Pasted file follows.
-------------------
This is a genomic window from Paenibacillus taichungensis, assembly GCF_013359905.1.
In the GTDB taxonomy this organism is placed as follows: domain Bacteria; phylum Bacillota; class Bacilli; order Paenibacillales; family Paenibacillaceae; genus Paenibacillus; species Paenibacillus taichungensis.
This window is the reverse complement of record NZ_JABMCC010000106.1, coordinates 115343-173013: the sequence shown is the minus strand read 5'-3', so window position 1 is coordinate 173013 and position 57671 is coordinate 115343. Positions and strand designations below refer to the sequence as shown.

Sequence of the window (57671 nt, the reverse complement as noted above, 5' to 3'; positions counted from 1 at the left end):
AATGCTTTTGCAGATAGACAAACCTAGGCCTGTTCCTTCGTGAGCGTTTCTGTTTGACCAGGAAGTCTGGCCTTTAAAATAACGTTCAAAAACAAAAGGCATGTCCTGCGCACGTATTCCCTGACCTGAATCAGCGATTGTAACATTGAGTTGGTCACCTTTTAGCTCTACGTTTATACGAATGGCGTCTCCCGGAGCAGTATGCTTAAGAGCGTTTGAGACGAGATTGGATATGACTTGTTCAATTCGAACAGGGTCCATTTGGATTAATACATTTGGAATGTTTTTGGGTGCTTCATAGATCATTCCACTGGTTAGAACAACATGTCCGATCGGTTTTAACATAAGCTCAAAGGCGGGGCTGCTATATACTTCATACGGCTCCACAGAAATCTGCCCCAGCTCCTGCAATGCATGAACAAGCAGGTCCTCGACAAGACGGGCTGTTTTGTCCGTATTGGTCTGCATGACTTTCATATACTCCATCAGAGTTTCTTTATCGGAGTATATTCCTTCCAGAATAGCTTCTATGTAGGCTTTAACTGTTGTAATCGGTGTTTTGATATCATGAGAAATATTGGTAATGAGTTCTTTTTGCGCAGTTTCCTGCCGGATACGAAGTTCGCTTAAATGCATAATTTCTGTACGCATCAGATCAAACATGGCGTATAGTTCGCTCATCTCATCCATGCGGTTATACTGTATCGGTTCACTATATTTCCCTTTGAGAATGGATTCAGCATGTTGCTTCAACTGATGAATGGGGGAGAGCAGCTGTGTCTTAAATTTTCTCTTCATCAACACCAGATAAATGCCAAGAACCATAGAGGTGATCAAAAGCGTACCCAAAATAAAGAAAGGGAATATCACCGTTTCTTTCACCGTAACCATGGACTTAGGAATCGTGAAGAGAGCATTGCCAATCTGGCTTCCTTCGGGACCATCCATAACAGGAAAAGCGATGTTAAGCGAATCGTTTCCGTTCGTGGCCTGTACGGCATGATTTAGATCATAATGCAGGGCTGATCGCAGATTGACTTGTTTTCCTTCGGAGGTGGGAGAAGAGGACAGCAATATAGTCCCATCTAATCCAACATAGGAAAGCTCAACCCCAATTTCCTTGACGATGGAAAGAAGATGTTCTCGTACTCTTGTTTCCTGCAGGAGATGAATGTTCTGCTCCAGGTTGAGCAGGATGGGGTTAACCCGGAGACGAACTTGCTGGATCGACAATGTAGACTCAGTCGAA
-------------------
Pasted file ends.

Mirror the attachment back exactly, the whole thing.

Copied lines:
This is a genomic window from Paenibacillus taichungensis, assembly GCF_013359905.1.
In the GTDB taxonomy this organism is placed as follows: domain Bacteria; phylum Bacillota; class Bacilli; order Paenibacillales; family Paenibacillaceae; genus Paenibacillus; species Paenibacillus taichungensis.
This window is the reverse complement of record NZ_JABMCC010000106.1, coordinates 115343-173013: the sequence shown is the minus strand read 5'-3', so window position 1 is coordinate 173013 and position 57671 is coordinate 115343. Positions and strand designations below refer to the sequence as shown.

Sequence of the window (57671 nt, the reverse complement as noted above, 5' to 3'; positions counted from 1 at the left end):
AATGCTTTTGCAGATAGACAAACCTAGGCCTGTTCCTTCGTGAGCGTTTCTGTTTGACCAGGAAGTCTGGCCTTTAAAATAACGTTCAAAAACAAAAGGCATGTCCTGCGCACGTATTCCCTGACCTGAATCAGCGATTGTAACATTGAGTTGGTCACCTTTTAGCTCTACGTTTATACGAATGGCGTCTCCCGGAGCAGTATGCTTAAGAGCGTTTGAGACGAGATTGGATATGACTTGTTCAATTCGAACAGGGTCCATTTGGATTAATACATTTGGAATGTTTTTGGGTGCTTCATAGATCATTCCACTGGTTAGAACAACATGTCCGATCGGTTTTAACATAAGCTCAAAGGCGGGGCTGCTATATACTTCATACGGCTCCACAGAAATCTGCCCCAGCTCCTGCAATGCATGAACAAGCAGGTCCTCGACAAGACGGGCTGTTTTGTCCGTATTGGTCTGCATGACTTTCATATACTCCATCAGAGTTTCTTTATCGGAGTATATTCCTTCCAGAATAGCTTCTATGTAGGCTTTAACTGTTGTAATCGGTGTTTTGATATCATGAGAAATATTGGTAATGAGTTCTTTTTGCGCAGTTTCCTGCCGGATACGAAGTTCGCTTAAATGCATAATTTCTGTACGCATCAGATCAAACATGGCGTATAGTTCGCTCATCTCATCCATGCGGTTATACTGTATCGGTTCACTATATTTCCCTTTGAGAATGGATTCAGCATGTTGCTTCAACTGATGAATGGGGGAGAGCAGCTGTGTCTTAAATTTTCTCTTCATCAACACCAGATAAATGCCAAGAACCATAGAGGTGATCAAAAGCGTACCCAAAATAAAGAAAGGGAATATCACCGTTTCTTTCACCGTAACCATGGACTTAGGAATCGTGAAGAGAGCATTGCCAATCTGGCTTCCTTCGGGACCATCCATAACAGGAAAAGCGATGTTAAGCGAATCGTTTCCGTTCGTGGCCTGTACGGCATGATTTAGATCATAATGCAGGGCTGATCGCAGATTGACTTGTTTTCCTTCGGAGGTGGGAGAAGAGGACAGCAATATAGTCCCATCTAATCCAACATAGGAAAGCTCAACCCCAATTTCCTTGACGATGGAAAGAAGATGTTCTCGTACTCTTGTTTCCTGCAGGAGATGAATGTTCTGCTCCAGGTTGAGCAGGATGGGGTTAACCCGGAGACGAACTTGCTGGATCGACAATGTAGACTCAGTCGAA